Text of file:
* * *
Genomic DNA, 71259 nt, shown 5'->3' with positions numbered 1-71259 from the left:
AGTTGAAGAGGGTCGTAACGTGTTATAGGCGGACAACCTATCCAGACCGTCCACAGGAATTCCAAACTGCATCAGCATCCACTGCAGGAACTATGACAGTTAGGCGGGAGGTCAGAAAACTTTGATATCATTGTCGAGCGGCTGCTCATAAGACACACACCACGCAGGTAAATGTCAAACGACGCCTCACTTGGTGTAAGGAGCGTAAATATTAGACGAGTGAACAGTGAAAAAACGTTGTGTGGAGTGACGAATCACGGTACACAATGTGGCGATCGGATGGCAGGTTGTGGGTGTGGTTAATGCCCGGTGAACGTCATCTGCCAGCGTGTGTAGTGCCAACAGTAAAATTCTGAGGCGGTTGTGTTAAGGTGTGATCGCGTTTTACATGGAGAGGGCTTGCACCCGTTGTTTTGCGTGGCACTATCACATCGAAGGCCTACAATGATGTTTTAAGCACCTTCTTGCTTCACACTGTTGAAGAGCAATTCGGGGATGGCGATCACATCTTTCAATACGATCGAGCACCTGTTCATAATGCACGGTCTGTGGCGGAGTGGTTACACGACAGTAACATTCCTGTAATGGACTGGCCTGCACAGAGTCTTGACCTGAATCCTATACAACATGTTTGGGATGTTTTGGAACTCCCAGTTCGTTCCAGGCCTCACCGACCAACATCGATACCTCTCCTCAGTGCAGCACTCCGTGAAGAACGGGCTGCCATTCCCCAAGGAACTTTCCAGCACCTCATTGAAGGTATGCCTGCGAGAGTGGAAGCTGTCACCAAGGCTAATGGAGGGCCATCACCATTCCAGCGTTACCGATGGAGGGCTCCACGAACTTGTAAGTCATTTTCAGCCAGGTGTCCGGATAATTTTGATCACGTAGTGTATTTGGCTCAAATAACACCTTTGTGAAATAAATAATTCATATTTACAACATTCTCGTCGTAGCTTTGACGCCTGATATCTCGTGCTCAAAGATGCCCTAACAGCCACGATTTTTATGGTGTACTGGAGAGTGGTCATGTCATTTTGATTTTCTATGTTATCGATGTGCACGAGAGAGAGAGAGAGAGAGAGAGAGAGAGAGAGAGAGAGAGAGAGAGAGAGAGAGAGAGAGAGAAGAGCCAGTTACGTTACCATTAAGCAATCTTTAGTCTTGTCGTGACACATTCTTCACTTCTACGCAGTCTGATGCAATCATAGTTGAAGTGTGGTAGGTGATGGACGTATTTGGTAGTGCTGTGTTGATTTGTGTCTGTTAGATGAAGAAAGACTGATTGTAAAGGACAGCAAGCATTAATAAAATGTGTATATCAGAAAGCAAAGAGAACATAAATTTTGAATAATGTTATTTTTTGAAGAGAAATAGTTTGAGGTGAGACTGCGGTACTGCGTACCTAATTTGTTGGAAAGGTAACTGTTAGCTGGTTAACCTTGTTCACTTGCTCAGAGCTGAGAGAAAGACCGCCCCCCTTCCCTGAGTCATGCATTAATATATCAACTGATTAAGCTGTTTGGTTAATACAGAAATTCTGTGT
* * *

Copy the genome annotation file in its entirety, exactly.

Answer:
Genomic DNA, 71259 nt, shown 5'->3' with positions numbered 1-71259 from the left:
AGTTGAAGAGGGTCGTAACGTGTTATAGGCGGACAACCTATCCAGACCGTCCACAGGAATTCCAAACTGCATCAGCATCCACTGCAGGAACTATGACAGTTAGGCGGGAGGTCAGAAAACTTTGATATCATTGTCGAGCGGCTGCTCATAAGACACACACCACGCAGGTAAATGTCAAACGACGCCTCACTTGGTGTAAGGAGCGTAAATATTAGACGAGTGAACAGTGAAAAAACGTTGTGTGGAGTGACGAATCACGGTACACAATGTGGCGATCGGATGGCAGGTTGTGGGTGTGGTTAATGCCCGGTGAACGTCATCTGCCAGCGTGTGTAGTGCCAACAGTAAAATTCTGAGGCGGTTGTGTTAAGGTGTGATCGCGTTTTACATGGAGAGGGCTTGCACCCGTTGTTTTGCGTGGCACTATCACATCGAAGGCCTACAATGATGTTTTAAGCACCTTCTTGCTTCACACTGTTGAAGAGCAATTCGGGGATGGCGATCACATCTTTCAATACGATCGAGCACCTGTTCATAATGCACGGTCTGTGGCGGAGTGGTTACACGACAGTAACATTCCTGTAATGGACTGGCCTGCACAGAGTCTTGACCTGAATCCTATACAACATGTTTGGGATGTTTTGGAACTCCCAGTTCGTTCCAGGCCTCACCGACCAACATCGATACCTCTCCTCAGTGCAGCACTCCGTGAAGAACGGGCTGCCATTCCCCAAGGAACTTTCCAGCACCTCATTGAAGGTATGCCTGCGAGAGTGGAAGCTGTCACCAAGGCTAATGGAGGGCCATCACCATTCCAGCGTTACCGATGGAGGGCTCCACGAACTTGTAAGTCATTTTCAGCCAGGTGTCCGGATAATTTTGATCACGTAGTGTATTTGGCTCAAATAACACCTTTGTGAAATAAATAATTCATATTTACAACATTCTCGTCGTAGCTTTGACGCCTGATATCTCGTGCTCAAAGATGCCCTAACAGCCACGATTTTTATGGTGTACTGGAGAGTGGTCATGTCATTTTGATTTTCTATGTTATCGATGTGCACGAGAGAGAGAGAGAGAGAGAGAGAGAGAGAGAGAGAGAGAGAGAGAGAGAGAGAGAGAGAGAGAAGAGCCAGTTACGTTACCATTAAGCAATCTTTAGTCTTGTCGTGACACATTCTTCACTTCTACGCAGTCTGATGCAATCATAGTTGAAGTGTGGTAGGTGATGGACGTATTTGGTAGTGCTGTGTTGATTTGTGTCTGTTAGATGAAGAAAGACTGATTGTAAAGGACAGCAAGCATTAATAAAATGTGTATATCAGAAAGCAAAGAGAACATAAATTTTGAATAATGTTATTTTTTGAAGAGAAATAGTTTGAGGTGAGACTGCGGTACTGCGTACCTAATTTGTTGGAAAGGTAACTGTTAGCTGGTTAACCTTGTTCACTTGCTCAGAGCTGAGAGAAAGACCGCCCCCCTTCCCTGAGTCATGCATTAATATATCAACTGATTAAGCTGTTTGGTTAATACAGAAATTCTGTGT